There are no silver bullets in software development.

Building software will always be hard. There are no silver bullets in software development.

As a software engineer, you must know the essence of modern software systems:

- Complexity
- Conformity
- Changeability
- Invisibility
- Time-sharing
- Validation & Verification
- Workstations

  • Complex programming projects cannot be perfectly partitioned into discrete tasks that can be worked on without communication between the workers and without establishing a set of complex interrelationships between tasks and the workers performing them.

Much of the effort in modern programming goes into testing and the repair of bugs. Is there perhaps a silver bullet to be found by eliminating the errors at the source, in the system-design phase?

  • Program verification is a very powerful concept, and it will be very important for such things as secure operating-system kernels. The technology does not promise, however, to save labor. Verification are so much work that only a few substantial programs have ever been verified.

More powerful workstations we surely welcome. Magical enhancements from them we cannot expect.

Even though no technological breakthrough promises to give the sort of magical results with which we are so familiar in the hardware area, there is both an abundance of good work going on now, and the promise of steady, if unspectacular progress.
All of the technological attacks on the accidents of the software process are fundamentally limited by the productivity equation:

The productivity, P, of a group of people is:
P = N x T x (0.55–0.00005 x N x (N — 1))


N is the number of people in the group, and

T is the number of hours in a work period.

If, as I believe, the conceptual components of the task are now taking most of the time, then no amount of activity on the task components that are merely the expression of the concepts can give large productivity gains.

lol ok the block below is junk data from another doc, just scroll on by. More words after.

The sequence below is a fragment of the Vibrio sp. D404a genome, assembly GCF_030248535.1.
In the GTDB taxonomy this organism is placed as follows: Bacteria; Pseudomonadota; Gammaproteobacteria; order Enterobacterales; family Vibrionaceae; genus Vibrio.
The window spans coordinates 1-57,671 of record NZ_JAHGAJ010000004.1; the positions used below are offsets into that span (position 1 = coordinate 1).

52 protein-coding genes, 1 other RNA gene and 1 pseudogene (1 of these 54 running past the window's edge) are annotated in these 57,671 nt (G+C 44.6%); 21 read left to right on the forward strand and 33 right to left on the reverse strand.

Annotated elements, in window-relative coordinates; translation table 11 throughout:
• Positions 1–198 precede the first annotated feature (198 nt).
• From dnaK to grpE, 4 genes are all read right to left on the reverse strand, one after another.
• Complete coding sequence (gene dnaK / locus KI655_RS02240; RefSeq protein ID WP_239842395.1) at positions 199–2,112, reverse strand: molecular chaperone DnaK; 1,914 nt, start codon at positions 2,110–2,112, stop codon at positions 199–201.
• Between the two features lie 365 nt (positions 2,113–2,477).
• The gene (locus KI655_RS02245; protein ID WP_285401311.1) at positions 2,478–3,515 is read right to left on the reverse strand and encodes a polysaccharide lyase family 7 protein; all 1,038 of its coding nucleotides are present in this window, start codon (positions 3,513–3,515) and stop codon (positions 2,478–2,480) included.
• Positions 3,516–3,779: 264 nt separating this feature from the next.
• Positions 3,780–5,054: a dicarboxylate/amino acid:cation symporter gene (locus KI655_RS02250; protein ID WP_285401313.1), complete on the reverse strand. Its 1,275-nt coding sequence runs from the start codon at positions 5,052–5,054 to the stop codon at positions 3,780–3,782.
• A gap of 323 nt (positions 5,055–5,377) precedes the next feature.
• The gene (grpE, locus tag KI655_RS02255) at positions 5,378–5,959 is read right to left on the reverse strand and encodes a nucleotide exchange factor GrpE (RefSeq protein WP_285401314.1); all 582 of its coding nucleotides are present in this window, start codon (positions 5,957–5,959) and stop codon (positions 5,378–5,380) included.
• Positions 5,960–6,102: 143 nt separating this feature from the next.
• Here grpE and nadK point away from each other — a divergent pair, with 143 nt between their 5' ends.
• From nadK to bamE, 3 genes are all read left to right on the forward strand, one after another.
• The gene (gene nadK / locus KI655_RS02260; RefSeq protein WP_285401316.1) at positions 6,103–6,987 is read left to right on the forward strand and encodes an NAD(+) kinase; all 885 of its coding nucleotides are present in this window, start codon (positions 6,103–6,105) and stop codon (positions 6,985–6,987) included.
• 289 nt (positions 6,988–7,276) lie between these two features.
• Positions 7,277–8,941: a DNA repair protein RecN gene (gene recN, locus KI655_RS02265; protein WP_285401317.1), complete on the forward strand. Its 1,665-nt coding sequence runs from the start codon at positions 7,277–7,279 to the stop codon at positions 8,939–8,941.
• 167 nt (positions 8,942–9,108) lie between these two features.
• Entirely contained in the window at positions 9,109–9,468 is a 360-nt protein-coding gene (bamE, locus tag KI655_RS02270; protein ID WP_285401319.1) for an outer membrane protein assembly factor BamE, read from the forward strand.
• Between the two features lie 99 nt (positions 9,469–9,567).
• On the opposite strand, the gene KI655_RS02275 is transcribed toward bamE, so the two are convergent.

Hence we must consider those attacks that address the essence of the software problem, the formulation of these complex conceptual structures. Fortunately, some of these attacks are very promising.

P.S. This is an excerpt from my latest book [The Prime Guide For Next-Gen Developer](

It’s available for [pre-order]( now.

Hope you like this one💙 Please share your feedback.

You can follow me for more killer content on [Twitter](

If you need 1–1 mentorship on any issue about coding career or life or fitness as a coder then you can book a 60–90min time slot with me.

Check out my website for more info about how it works.

[Code Life Fitness By Ankur Tyagi](

I recently started blogging on where I create free content for the community. This article is from there, you should check it out.

If you liked my recommendations, then I encourage you to sign up for my weekly newsletter

Every Friday, I share a “2–1–1” newsletter with 2 tips on coding from my exp, 1 life relationship tip from my experience & 1 fitness tip.

Sign up below 👇

[2–1–1 Friday newsletter ](

Software Engineer, Mentor, Coach. I love 1–1 speaking to different people. My content centers around Code, Life, Fitness & Devs career growth.

Get the Medium app

A button that says 'Download on the App Store', and if clicked it will lead you to the iOS App store
A button that says 'Get it on, Google Play', and if clicked it will lead you to the Google Play store